From an environmental perspective, fracking poses a number of risks. Millions of gallons of water are pumped underground, and in places that already suffer from water shortages, this will only add to the problem. Chemicals are mixed with the water, and multiple studies have shown that these chemicals may contaminate groundwater. In addition to massive water usage and groundwater contamination, fracking has also been linked to increases in seismic activity.

Indeed, many areas have banned fracking in response to public outcries and environmental concern. In 2011 France became the first country to ban fracking, and lawmakers have vowed to uphold the ban until it can be proven that fracking definitively does not lead to groundwater contamination. Quebec has also instituted a fracking moratorium, as have several states in the United Stated, as a result of increased public pressure. Reports of increased earthquake activity, illnesses in livestock exposed to fracking fluid, and fears of groundwater contamination have prompted protests and legal action across the globe.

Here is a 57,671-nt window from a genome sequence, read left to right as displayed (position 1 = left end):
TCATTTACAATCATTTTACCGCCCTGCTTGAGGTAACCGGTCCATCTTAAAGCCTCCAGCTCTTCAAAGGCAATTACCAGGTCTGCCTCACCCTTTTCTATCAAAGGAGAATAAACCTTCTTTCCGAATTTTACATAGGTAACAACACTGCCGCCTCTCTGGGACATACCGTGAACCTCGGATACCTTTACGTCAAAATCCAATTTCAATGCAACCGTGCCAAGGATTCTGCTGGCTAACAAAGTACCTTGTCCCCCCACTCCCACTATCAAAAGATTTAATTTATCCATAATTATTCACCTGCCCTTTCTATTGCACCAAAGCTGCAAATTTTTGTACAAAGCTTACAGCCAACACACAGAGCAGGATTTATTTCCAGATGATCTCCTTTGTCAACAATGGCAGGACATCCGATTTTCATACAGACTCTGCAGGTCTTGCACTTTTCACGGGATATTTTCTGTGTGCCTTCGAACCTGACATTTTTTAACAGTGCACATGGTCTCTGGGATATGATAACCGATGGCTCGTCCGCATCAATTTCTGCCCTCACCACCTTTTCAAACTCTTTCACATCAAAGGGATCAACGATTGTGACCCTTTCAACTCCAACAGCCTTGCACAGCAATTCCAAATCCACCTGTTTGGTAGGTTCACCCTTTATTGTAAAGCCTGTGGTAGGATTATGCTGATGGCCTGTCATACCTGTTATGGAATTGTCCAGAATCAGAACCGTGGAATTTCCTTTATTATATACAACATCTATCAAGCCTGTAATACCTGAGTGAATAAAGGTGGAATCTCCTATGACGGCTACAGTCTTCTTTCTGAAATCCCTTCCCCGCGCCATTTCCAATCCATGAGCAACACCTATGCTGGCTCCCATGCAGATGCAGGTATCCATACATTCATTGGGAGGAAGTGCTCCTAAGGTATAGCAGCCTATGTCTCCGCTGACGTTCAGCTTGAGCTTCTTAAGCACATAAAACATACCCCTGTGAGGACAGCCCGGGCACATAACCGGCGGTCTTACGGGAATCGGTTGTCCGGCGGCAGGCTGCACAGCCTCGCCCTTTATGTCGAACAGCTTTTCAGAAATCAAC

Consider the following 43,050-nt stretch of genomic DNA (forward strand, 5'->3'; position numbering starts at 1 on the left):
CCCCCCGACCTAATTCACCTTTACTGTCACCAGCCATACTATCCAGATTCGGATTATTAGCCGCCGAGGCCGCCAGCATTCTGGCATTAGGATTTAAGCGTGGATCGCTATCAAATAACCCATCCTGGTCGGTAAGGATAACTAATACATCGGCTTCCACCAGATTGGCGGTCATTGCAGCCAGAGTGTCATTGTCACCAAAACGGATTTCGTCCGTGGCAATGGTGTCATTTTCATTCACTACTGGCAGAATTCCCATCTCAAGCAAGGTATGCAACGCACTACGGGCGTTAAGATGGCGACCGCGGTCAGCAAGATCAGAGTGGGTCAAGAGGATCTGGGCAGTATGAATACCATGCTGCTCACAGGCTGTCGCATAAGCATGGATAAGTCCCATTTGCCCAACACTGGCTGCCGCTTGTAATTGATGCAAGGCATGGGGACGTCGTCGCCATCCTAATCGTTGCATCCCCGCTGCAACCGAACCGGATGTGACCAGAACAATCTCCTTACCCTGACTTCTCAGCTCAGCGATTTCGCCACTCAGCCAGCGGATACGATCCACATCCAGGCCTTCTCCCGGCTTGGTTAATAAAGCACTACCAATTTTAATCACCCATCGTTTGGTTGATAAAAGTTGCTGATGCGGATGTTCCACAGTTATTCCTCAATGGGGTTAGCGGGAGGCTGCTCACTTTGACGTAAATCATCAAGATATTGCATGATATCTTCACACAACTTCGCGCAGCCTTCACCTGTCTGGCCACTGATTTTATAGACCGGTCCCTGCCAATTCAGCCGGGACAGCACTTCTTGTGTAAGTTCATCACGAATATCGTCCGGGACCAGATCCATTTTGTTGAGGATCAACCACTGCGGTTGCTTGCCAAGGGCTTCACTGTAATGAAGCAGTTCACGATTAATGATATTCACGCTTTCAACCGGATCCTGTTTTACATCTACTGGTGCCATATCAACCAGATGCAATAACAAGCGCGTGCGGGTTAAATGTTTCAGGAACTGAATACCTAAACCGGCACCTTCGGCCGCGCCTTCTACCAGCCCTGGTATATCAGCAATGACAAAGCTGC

But the most dangerous aspect of fracking is the perpetuation of our fossil fuel dependence. Though fracking offers access to more fuel, and increases extraction efficiency in difficult wells, it is still concerned with a finite, polluting resource. Burning natural gas releases fewer carbon emissions than does burning coal, but this benefit may be offset by high methane leakage from gas fields. Additionally, shifting from coal to natural gas simply shifts our reliance from one fossil fuel to another. Though many fracking proponents claim that natural gas can provide the United States with 100 years of energy, this claim has been slashed to only 24 years, and that assumes no huge leaps in consumption. While we have built a society on fossil fuels, it is becoming increasingly obvious that we cannot sustain such a society for very much longer—not if we hope to prevent dramatic disruptions in human society caused by temperature increases of 4 or even more degrees Celsius. Thus we’re going to need strong commitments to policies that get us toward a sustainable future, one where the use of fossil fuels and their effects on the climate is considered seriously.